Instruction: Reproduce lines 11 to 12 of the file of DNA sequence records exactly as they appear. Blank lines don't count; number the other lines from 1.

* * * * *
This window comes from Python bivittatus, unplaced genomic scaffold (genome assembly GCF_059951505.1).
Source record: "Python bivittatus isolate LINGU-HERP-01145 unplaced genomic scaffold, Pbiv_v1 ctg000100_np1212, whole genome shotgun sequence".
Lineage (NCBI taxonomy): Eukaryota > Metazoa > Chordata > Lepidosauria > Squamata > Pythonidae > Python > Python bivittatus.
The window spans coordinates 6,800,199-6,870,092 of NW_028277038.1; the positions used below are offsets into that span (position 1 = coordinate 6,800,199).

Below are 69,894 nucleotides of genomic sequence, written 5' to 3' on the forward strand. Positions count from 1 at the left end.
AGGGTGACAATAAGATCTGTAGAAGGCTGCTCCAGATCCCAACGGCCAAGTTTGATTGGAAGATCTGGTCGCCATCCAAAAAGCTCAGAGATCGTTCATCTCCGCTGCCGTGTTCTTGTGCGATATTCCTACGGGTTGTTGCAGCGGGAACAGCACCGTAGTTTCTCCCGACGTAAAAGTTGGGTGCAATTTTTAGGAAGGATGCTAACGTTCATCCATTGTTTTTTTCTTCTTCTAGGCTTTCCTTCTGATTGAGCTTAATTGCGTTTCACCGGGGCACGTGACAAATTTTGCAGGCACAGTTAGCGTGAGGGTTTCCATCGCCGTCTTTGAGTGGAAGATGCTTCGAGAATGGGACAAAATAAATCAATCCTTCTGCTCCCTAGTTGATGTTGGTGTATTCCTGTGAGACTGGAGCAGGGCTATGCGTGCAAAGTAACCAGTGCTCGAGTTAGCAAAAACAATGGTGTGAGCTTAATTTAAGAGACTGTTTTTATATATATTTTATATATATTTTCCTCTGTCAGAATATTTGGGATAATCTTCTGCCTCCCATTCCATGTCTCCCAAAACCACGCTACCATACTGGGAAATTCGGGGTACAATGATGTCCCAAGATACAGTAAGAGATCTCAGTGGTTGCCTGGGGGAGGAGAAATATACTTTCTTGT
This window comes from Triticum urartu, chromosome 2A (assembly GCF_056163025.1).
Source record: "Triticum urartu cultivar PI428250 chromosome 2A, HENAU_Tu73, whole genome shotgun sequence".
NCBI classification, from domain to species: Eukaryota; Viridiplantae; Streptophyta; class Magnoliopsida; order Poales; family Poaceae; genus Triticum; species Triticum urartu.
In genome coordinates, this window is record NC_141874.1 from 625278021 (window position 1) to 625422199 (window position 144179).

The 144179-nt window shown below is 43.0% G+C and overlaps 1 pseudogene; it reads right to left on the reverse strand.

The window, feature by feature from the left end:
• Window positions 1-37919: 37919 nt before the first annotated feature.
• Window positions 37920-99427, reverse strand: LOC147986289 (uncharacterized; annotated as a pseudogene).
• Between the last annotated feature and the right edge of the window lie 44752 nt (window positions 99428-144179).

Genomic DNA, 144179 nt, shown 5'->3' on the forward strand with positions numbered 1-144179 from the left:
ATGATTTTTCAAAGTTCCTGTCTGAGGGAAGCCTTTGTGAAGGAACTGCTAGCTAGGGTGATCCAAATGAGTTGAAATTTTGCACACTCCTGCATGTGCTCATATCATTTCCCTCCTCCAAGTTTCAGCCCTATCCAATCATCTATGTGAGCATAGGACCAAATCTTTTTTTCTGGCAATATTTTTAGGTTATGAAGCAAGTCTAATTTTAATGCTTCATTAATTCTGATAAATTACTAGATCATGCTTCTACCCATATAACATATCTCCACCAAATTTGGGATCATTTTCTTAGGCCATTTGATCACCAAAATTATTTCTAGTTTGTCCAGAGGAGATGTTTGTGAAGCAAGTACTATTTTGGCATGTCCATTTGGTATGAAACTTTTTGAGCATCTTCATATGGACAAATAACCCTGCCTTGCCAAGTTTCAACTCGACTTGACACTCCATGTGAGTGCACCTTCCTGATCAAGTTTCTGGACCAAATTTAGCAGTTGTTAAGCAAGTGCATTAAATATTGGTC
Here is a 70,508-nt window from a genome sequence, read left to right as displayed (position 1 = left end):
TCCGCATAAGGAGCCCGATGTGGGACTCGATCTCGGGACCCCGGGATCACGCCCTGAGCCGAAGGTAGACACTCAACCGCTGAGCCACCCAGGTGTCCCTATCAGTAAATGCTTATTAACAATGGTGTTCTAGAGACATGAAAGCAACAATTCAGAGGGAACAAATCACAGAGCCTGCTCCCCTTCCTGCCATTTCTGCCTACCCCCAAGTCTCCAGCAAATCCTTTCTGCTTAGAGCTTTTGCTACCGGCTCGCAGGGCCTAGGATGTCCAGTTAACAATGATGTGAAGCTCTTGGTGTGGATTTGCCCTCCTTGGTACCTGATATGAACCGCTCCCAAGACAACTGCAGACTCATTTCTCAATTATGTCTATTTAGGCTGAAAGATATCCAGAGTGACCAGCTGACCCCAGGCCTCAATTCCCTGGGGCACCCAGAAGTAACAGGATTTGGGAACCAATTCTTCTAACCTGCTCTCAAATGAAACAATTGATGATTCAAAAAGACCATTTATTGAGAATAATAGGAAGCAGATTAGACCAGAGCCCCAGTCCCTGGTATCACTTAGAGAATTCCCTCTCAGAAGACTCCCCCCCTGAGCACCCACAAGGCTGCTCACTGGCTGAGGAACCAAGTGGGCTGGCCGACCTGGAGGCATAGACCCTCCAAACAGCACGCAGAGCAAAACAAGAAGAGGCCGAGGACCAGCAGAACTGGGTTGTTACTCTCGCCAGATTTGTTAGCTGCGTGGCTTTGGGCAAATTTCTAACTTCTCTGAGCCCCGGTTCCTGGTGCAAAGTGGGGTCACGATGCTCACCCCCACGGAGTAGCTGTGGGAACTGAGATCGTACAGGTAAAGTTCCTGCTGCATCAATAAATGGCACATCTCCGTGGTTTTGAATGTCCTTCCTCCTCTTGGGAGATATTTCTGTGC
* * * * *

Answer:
The 144179-nt window shown below is 43.0% G+C and overlaps 1 pseudogene; it reads right to left on the reverse strand.

The window, feature by feature from the left end: